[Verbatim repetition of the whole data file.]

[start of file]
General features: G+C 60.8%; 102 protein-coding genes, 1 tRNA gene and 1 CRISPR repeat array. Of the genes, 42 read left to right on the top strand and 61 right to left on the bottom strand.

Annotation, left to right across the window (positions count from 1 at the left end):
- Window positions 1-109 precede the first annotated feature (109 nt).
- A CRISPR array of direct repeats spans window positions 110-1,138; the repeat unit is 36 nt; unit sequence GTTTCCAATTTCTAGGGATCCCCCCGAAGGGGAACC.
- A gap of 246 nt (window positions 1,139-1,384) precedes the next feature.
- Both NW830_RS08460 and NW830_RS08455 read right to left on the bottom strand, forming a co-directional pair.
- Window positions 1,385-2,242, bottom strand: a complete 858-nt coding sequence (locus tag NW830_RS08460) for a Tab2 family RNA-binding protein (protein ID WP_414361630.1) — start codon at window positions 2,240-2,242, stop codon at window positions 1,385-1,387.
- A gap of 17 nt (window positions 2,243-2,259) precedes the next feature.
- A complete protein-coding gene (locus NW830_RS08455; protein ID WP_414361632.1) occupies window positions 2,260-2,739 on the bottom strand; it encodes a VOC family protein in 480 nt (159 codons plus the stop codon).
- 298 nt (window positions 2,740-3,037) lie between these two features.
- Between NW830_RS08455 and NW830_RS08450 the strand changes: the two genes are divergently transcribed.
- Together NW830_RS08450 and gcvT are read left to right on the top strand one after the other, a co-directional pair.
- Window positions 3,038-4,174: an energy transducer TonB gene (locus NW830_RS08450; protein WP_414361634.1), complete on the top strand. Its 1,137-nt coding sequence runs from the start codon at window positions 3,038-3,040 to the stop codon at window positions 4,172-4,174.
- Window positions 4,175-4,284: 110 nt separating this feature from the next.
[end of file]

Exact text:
General features: G+C 60.8%; 102 protein-coding genes, 1 tRNA gene and 1 CRISPR repeat array. Of the genes, 42 read left to right on the top strand and 61 right to left on the bottom strand.

Annotation, left to right across the window (positions count from 1 at the left end):
- Window positions 1-109 precede the first annotated feature (109 nt).
- A CRISPR array of direct repeats spans window positions 110-1,138; the repeat unit is 36 nt; unit sequence GTTTCCAATTTCTAGGGATCCCCCCGAAGGGGAACC.
- A gap of 246 nt (window positions 1,139-1,384) precedes the next feature.
- Both NW830_RS08460 and NW830_RS08455 read right to left on the bottom strand, forming a co-directional pair.
- Window positions 1,385-2,242, bottom strand: a complete 858-nt coding sequence (locus tag NW830_RS08460) for a Tab2 family RNA-binding protein (protein ID WP_414361630.1) — start codon at window positions 2,240-2,242, stop codon at window positions 1,385-1,387.
- A gap of 17 nt (window positions 2,243-2,259) precedes the next feature.
- A complete protein-coding gene (locus NW830_RS08455; protein ID WP_414361632.1) occupies window positions 2,260-2,739 on the bottom strand; it encodes a VOC family protein in 480 nt (159 codons plus the stop codon).
- 298 nt (window positions 2,740-3,037) lie between these two features.
- Between NW830_RS08455 and NW830_RS08450 the strand changes: the two genes are divergently transcribed.
- Together NW830_RS08450 and gcvT are read left to right on the top strand one after the other, a co-directional pair.
- Window positions 3,038-4,174: an energy transducer TonB gene (locus NW830_RS08450; protein WP_414361634.1), complete on the top strand. Its 1,137-nt coding sequence runs from the start codon at window positions 3,038-3,040 to the stop codon at window positions 4,172-4,174.
- Window positions 4,175-4,284: 110 nt separating this feature from the next.